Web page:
European Airlines Flying Near-Empty Flights To Save Airport Slots


An interesting phenomenon is taking place all across Europe in the aviation industry.

European airlines – already suffering from COVID-19 staffing shortages that have led to delays and cancellations just like U.S. carriers – are flying empty or near-empty flights all over the continent.


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The reason?

Instead of having passengers rebooked on other flights to condense their schedules, none of the European carriers want to risk losing their lucrative slots and gates at some of the most prominent international airports.

According to numerous reports, including the Associated Press, aviation leaders overseas are trying to pressure the European Union to amend the rules regarding airport slots, especially because flying empty or near-empty flights is being heavily scrutinized by environmental activists.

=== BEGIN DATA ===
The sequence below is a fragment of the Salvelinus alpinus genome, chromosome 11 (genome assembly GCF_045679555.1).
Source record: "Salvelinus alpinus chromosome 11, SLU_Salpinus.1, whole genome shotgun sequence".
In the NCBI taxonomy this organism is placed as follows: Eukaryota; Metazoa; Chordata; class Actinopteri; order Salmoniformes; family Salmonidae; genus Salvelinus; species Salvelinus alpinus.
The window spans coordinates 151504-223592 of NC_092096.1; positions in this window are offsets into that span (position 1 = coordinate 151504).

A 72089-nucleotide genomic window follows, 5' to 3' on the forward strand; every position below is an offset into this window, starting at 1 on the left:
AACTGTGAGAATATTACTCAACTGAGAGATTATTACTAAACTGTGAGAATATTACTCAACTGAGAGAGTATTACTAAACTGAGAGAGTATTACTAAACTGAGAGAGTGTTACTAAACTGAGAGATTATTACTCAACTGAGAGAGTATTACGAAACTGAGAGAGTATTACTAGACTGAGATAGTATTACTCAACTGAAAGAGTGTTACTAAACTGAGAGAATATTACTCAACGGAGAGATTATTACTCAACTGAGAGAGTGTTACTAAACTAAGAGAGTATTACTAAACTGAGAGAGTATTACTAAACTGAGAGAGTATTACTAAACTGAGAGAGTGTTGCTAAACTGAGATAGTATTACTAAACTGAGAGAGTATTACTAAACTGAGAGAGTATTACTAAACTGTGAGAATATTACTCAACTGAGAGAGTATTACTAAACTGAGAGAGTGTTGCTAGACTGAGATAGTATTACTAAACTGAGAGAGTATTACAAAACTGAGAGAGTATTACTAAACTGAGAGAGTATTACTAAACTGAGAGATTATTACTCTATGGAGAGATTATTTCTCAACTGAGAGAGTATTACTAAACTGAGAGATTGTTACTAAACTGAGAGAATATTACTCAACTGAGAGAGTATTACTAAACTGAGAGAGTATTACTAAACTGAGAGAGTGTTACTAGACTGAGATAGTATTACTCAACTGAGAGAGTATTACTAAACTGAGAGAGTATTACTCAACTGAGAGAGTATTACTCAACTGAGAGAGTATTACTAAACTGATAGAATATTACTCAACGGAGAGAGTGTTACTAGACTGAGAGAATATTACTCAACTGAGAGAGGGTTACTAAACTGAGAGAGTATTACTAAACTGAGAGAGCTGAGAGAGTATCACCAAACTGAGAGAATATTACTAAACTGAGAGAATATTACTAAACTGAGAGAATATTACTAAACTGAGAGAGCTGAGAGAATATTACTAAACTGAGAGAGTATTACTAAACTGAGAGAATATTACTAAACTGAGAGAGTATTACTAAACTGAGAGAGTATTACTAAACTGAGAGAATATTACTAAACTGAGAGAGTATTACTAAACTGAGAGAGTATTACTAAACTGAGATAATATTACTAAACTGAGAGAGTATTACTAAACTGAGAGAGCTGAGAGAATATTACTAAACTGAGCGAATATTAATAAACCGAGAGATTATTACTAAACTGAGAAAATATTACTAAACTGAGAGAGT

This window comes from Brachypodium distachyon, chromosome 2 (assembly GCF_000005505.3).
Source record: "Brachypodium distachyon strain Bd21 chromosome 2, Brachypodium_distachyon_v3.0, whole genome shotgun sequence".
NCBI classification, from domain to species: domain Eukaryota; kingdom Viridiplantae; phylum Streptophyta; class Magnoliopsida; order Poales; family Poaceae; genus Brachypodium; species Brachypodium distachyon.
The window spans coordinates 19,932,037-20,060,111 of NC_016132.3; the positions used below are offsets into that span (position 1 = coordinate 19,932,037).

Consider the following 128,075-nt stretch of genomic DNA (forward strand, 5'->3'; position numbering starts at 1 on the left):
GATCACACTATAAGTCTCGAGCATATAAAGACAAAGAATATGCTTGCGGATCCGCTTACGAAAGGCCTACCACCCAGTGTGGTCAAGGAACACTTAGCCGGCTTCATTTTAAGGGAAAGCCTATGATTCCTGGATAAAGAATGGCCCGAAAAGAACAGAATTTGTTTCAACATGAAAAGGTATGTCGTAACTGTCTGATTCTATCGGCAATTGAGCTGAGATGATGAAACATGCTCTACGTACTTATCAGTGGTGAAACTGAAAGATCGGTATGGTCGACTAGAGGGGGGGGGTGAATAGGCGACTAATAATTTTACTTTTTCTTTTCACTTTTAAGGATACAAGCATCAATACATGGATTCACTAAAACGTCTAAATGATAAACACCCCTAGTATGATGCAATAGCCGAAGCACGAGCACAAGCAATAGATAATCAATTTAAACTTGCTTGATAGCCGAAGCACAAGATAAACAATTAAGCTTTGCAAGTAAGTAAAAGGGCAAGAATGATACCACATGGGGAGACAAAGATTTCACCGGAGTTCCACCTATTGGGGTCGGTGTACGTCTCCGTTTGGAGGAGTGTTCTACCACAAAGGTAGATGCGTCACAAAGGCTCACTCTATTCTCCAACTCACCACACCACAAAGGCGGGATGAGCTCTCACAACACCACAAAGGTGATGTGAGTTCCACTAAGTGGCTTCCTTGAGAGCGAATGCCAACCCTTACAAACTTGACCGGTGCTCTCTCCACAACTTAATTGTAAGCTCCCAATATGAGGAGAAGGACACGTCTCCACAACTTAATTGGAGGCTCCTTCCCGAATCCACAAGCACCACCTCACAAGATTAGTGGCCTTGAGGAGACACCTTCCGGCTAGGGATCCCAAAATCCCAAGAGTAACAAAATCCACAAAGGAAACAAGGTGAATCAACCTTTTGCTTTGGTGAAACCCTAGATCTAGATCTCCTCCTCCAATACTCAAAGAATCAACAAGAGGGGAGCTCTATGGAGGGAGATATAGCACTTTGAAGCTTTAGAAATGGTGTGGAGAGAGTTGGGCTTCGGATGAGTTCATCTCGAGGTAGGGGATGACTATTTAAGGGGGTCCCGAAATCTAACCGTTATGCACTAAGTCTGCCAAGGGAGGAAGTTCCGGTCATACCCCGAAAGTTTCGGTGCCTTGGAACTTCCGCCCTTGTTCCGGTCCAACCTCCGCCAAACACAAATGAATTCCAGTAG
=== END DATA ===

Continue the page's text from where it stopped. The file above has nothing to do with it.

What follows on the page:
Arrival and departure slots are not only pricey propositions, especially for the more popular routes, but the airlines have to guarantee airports that they will fly a certain amount of flights in order to maintain those gates.

According to the Associated Press, Brussels Airlines said that further inaction by EU officials in making a decision about the rules regarding slot access would lead the carrier to continue making upward of 3,000 empty or near-empty flights this winter.

In addition, German national carrier Lufthansa said it might have to fly 18,000 “unnecessary” flights over the next several months for the same reasons.

European aviation leaders want EU officials to adopt the policy of the U.S. Federal Aviation Administration, which waived minimum slot-use rules through March 26.